Unleash The Power Of Introverts
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In her 2012 TED Talk, Susan Cain opens with an anecdote about the first time she went to summer camp. A self-proclaimed introvert, Cain set off excited for a quiet summer with her suitcase full of books, but quickly realized that summer camp, like many things in modern society, is decidedly designed for extroverts who thrive on social interaction. But what about those who are more reserved?
As a result of society's fondness for collaboration -from the abundance of group projects to the growing number of open-concept office floor plans- the positive qualities of introverts can sometimes go unnoticed. That's why it's important for people in leadership positions to learn how to draw out the best from everyone on their team, whether they are quiet or outgoing.
Tim Fortescue is a senior coach and account director at Own The Room, a business that helps high-level employees from global companies refine their communication and leadership skills. He spoke to The Venture about ways to ensure that the introverts on your team are being heard.
Give Plenty of Notice
Fortescue says that introverts aren’t simply shy. Instead, they tend to be more reserved when it comes to sharing their ideas and less confident when speaking. This is why he suggests giving everyone ample notice before a meeting or brainstorming session takes place.
“Sometimes simple preparation before a brainstorming meeting is all an introvert needs to feel comfortable sharing,” he says. You can even take it a step further, Fortescue says, by structuring your meetings so that everyone is expected to speak. This way, those who may not ordinarily share their views will feel more comfortable doing so because they will see it as an expected task rather than a contest for attention. By making it a welcoming opportunity for the introverts in the group, you’re likely to gain valuable insights from them.
The Power of Pairs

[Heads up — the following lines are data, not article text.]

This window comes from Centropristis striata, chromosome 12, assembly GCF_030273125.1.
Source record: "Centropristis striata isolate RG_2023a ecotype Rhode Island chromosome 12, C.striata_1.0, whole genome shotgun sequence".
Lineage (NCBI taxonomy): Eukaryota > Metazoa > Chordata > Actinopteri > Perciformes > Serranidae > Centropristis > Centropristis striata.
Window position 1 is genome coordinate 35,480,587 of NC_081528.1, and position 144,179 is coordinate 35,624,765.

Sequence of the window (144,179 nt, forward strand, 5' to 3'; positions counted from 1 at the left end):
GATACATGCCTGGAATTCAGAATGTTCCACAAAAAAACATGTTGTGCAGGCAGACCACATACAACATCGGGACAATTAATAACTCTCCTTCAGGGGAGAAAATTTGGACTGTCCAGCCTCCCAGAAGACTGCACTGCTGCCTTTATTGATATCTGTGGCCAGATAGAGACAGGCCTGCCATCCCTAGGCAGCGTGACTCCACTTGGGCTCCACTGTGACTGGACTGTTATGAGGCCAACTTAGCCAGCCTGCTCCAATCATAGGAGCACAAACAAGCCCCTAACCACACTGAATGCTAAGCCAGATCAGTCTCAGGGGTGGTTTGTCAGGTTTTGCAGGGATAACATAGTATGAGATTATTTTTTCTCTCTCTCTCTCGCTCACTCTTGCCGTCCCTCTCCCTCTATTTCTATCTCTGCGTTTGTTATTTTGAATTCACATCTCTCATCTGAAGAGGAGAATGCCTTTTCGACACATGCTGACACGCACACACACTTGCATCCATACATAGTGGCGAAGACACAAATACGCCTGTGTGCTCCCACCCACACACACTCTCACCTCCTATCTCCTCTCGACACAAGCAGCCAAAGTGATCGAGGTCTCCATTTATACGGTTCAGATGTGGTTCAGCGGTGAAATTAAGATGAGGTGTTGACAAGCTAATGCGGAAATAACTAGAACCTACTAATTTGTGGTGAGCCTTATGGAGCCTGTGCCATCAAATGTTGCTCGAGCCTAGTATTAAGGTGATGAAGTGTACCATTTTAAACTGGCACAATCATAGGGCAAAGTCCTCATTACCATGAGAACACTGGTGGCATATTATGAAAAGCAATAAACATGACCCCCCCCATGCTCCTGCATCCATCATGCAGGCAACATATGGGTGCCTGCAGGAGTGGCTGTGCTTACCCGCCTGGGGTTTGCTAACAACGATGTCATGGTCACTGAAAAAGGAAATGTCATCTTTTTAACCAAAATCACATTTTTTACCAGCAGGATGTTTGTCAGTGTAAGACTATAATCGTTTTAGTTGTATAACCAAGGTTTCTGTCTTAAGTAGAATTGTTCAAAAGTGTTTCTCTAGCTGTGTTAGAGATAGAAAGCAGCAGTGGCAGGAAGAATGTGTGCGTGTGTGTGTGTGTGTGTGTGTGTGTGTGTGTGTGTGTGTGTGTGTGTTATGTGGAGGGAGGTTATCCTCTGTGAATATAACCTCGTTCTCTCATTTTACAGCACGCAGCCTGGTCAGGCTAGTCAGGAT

Fortescue understands that group work is an important component of nearly every work place, but he believes that reducing the size of group projects to just two employees may help make everyone be more productive.
At Own The Room, Fortescue works with lots of introverts, including tech-industry executives and engineers. He’s found that they tend to perform well when working with a partner because there’s a built-in expectation that one person will talk while the other listens, and then they’ll switch roles. “In groups of four or five, it’s easy for the introvert to just get drowned out by the louder talkers,” Fortescue says.
Get to Know Your Team
“Use one-on-one interactions to build a relationship with the introverts on your team, and also get to know their areas of strength,” Fortescue recommends.
Not only does building a rapport with all your team members help put everyone at ease, it also allows you to recognize the right time to shine the spotlight on those who are quieter. “So much good can come from his or her knowledge base, and giving that person a platform to speak will take away some of the uneasiness about speaking in front of a group,” Fortescue says.
From being a good listener to a reliable decision maker, there are plenty of reasons to be proud of being an introvert. Many successful business leaders are introverts, including Own The Room founder and chief product officer Bill Hoogterp.
“Bill is an introvert and he’s adapted his skillset into a public speaking and presenting course, which is not considered a classic introvert thing,” Fortescue explains. “We put structure around how to present, and structure is good for introverts because it allows them to be thoughtful about the approach that they take.”
If you happen to be an introvert, Fortescue says there are a few simple things you can do to help you feel more comfortable when put on the spot. First of all, don’t be afraid to pause and collect your thoughts. Fortescue says taking a moment to reflect “exudes authority and executive presence.”
The most important thing, though, is remembering to act natural because audiences connect with presenters whom they perceive as being authentic. “The number one key is to be yourself,” Fortescue says.
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